5 tips for virtually onboarding your new hire

Onboarding has historically been a process where a new starter is given the knowledge and skills to become effective within their new role. Last year, companies and recruitment businesses moved the hiring process online, where virtual interviewing and assessment became the norm.

With physical handshakes long gone, successful online onboarding is vital for new starters who are unlikely to meet colleagues for the foreseeable future, or indeed enter a physical workspace.

Studies show that effective onboarding reduces the time it takes a new employee to effectively contribute to the business:

  • 69% of employees are more likely to stay with a company for three years if they experience great onboarding. (SHRM)
  • Glassdoor Research found that organisations with a strong onboarding process improved new hire retention by 82% and improved productivity by over 70%.
  • Organisations with a standard onboarding process experience 54% greater new hire productivity. (Urbanbound)

 

How do you set up a virtual onboarding process?

Whether your organisation has a formal online onboarding process, or you are a line manager, here are five top tips:

 

1. Preboarding:

This is the time between your new hire accepting a job offer and their first day. Onboarding should start as soon as they have accepted the job offer. Communicate regularly, opening with a welcome email. This is a good way to inform them of when to log in for their first day and ask if they have questions. Also, be clear on what you need from them, such as any paperwork. Provide key diary dates if there are any online training courses scheduled. This can be useful for the employee to know before joining, in order to arrange childcare if they are home schooling. Could your new starter access their company email and payroll prior to their start date, to ensure everything is set up and ready to go on day one?

 

2. Get the tech ready:

Contact your IT department to set up the new email account, and deliver computer equipment in advance. Have all the login information, company ID and security key cards ready, so your new employee can work from home easily. A new starter sitting at home waiting around for logins and equipment does not create a welcoming impression!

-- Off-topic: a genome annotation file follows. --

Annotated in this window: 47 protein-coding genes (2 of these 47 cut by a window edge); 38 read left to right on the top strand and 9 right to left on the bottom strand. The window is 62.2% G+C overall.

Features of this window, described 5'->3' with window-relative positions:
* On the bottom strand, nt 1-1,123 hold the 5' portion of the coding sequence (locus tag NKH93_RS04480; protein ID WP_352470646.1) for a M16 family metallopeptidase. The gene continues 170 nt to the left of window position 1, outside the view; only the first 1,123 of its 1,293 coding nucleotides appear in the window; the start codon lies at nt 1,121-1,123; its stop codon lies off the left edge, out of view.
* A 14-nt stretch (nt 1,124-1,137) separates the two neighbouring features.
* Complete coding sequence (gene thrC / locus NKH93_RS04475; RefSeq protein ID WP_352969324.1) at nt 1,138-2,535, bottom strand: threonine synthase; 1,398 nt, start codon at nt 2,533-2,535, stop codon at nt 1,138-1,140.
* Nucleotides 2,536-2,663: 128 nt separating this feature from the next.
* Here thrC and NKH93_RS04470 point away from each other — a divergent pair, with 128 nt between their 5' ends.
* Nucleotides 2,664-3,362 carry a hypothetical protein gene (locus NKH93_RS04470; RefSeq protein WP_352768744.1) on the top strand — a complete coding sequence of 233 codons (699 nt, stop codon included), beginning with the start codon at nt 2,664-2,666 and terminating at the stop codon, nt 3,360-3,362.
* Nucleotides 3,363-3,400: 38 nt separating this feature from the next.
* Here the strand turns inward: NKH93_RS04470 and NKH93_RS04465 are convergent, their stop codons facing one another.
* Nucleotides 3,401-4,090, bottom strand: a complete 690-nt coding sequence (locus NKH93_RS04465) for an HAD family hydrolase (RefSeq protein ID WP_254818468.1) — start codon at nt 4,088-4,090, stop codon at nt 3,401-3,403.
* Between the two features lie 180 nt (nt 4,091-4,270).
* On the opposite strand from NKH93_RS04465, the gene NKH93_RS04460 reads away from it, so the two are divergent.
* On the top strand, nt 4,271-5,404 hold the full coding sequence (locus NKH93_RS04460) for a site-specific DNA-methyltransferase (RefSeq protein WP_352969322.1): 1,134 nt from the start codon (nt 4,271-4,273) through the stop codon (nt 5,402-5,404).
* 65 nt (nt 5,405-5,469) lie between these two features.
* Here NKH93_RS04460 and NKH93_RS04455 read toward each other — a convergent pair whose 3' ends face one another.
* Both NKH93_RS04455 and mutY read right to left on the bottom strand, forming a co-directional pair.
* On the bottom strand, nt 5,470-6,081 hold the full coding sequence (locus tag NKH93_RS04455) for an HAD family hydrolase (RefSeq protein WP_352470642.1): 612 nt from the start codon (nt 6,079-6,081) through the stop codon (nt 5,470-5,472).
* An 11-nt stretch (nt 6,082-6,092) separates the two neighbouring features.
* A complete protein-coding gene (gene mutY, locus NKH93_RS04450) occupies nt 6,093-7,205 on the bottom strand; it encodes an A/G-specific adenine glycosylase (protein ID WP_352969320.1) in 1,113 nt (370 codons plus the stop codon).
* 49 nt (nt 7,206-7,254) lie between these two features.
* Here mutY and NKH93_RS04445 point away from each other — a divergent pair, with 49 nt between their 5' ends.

3.Plan the week(s)

As you map out the first weeks, keep in mind what their actual experience will be like. It sounds good on paper to receive training by Zoom, but no one wants to sit behind a camera seven hours a day for a week. According to the Human Capital Institute (HCI), 58% of organisations say their onboarding programme is focused on processes and paperwork, so keep these to a minimum where you can.

Follow any large reading tasks with a mini quiz, to aid comprehension. Where possible, see if there is any online content, such as a video, that the new starter could watch. Everyone learns differently and visual or interactive elements can be more engaging, particularly to the younger workforce.

Have colleagues from the new employee’s department or team give overviews of their fields, tasks and responsibilities. This will ensure you have some time to do your daily tasks and don’t forget to schedule a team coffee morning, or Friday drinks as a      social element within the first week.

Remember, the idea isn’t to fill in every minute of every day, but to provide a self- serve menu of focus areas and milestones. Provide variety in tasks that require virtual meetings, quiet concentration, and pen-and-paper work.

 

4. Assign a Virtual Buddy or Mentor:

Orientation and laptops are only part of broad onboarding efforts. A ‘virtual buddy’ from the team or organisation can be a go-to for help with any issues that crop up. The buddy should be experienced, willing to help, offer advice and share the way they approach their work.

 

5.Regular catch-ups:

Pre-pandemic, managers and team members could easily stop by a new hire’s desk to talk, but the virtual environment makes this challenging. In these check-ins, go beyond just that day’s priorities – ask how they are doing, and try to include social aspects that enable an understanding of the new starter as an individual. These meetings allow you and your employee to change your approach if necessary, helping them to stay motivated, happy and productive. Making regular online ‘one-to-ones’ part of the onboarding process will let you track how well it's working. Ask for feedback, too!

Remember that onboarding isn’t just for the first day, week or month, as experts recommend onboarding takes at least one year. A ‘congratulations on passing your probation’ note or ‘welcome to the team’ gift can also be a nice touch in a virtual world.

 

Onboarding - Not just for new starters

Finally, onboarding isn’t only for new employees, but returners to work too (think those returning from parental leave, illness or long-term furlough). As companies continue to adjust to remote working environments, onboarding new (and some existing) employees will remain a challenge. We hope these tips help you to feel more comfortable and confident in virtual onboarding. If you need any advice, Meraki Talent are always here to help!